Trouble with part sizes *SOLVED*

Hi all, I got my Lulzbot mini a few days ago and have been putting it through it’s paces. I have printed a lot of little models with fairly good detail and resolution, however, I have yet to be able to print anything at all that was designed to fit together and have it work.
I’ve been looking at a lot of forum posts and tried many things and so far nothing has fixed my issue. I read a few posts talking about adjusting the print temperature, and also tweaking the flow settings. I have double and triple checked that my average filament diameter is set correctly.
The photos I have attached are of a calibration cube that is not quite a cube, the z dimension is pretty good only about 0.05mm out from where it should be, the x dimension is the worst, about 0.2mm too large, and the y is about 0.1mm. There is also some surface defect on one corner in particular. The second object was supposed to be a 0.5mm thickness wall test, as you can see it was fairly well botched, the wall thickness is just shy of 1mm thick.

This is ABS using Cura with the Lulzbot normal quickprint settings, occasionally adjusting the parameters mentioned above with no real change in print quality.

If I lower the flow rate further, the top layer becomes very rough. Thanks for any feedback you can give!

I am quite new in 3d printing and I have been experiencing problems similar to yours. Printing small parts is always a challenge. In the lulzbot mini profile for Cura the cooling fan is set to 0 for ABS and it works perfectly when printing medium sized parts, but when the object is small the layer does not cool enough and is distorted by the next one. I am having good results by enabling cooling betwen layers playing with the fan speed. hope it helps.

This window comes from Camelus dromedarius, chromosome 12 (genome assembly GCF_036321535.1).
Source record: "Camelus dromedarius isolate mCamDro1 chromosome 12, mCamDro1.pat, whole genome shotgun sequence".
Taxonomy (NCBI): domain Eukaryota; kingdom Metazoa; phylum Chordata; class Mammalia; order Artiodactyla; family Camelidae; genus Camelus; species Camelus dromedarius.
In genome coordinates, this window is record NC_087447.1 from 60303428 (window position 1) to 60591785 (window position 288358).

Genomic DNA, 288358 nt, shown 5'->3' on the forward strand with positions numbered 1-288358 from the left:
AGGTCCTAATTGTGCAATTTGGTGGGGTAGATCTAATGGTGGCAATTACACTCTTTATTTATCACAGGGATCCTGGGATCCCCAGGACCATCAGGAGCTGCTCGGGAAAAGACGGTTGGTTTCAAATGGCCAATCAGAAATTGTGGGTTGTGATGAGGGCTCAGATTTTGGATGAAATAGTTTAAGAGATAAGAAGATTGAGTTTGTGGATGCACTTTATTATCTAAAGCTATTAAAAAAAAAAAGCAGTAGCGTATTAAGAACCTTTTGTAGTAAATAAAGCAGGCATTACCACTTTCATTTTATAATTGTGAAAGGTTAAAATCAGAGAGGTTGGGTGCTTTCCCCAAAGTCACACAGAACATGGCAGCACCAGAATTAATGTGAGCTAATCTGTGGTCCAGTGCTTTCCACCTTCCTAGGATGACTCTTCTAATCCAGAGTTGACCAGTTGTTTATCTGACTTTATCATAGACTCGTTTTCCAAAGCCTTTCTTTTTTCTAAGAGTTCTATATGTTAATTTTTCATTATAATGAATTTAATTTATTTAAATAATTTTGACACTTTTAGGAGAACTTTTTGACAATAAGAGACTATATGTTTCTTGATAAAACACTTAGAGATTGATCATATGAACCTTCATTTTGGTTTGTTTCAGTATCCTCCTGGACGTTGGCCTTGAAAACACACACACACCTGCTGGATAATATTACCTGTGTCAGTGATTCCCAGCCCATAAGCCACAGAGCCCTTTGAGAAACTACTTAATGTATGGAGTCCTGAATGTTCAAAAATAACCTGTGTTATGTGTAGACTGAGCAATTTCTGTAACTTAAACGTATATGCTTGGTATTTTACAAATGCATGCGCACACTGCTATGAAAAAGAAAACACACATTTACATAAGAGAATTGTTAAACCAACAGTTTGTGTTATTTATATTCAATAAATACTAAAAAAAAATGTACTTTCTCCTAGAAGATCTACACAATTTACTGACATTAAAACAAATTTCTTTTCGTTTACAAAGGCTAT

Thanks for the tip. I have been playing with fan speed some too. The profile I’m using has the fan speed set to between 40 and 60%. I’ve tried it with fan off and it wasn’t any better. I’m going to keep playing with it.

I run the fan continuously when printing small abs parts. It works well. Just be sure to turn it off for larger parts.

From my experience, wall thicknesses less than about .75mm will be a crap shoot. You’re asking a 0.5mm nozzle to create a 0.5mm wall…so it pretty much has to do it in one pass or you’re screwed. Worse yet if you ask for a 0.6mm wall thickness. The nozzle can put down a maximum of 0.5mm width the first pass. The second pass you are asking a 0.5mm nozzle to put down 0.1mm width of material. Not easy. I am pretty sure that using a smaller nozzle would help with super thin walls like you’re trying to reproduce. You’ll also find the minimum gear tooth you can make with that nozzle is a MOD 0.95-1…anything less and the nozzle is just too big to produce that kind of detail.

Do a test print that has a 0.5, 0.6, 0.7, 0.8, 0.9, and 1mm thick wall (a bunch of fins sticking up off a rectangular body) and you’ll get an idea of what the limits are of your printer.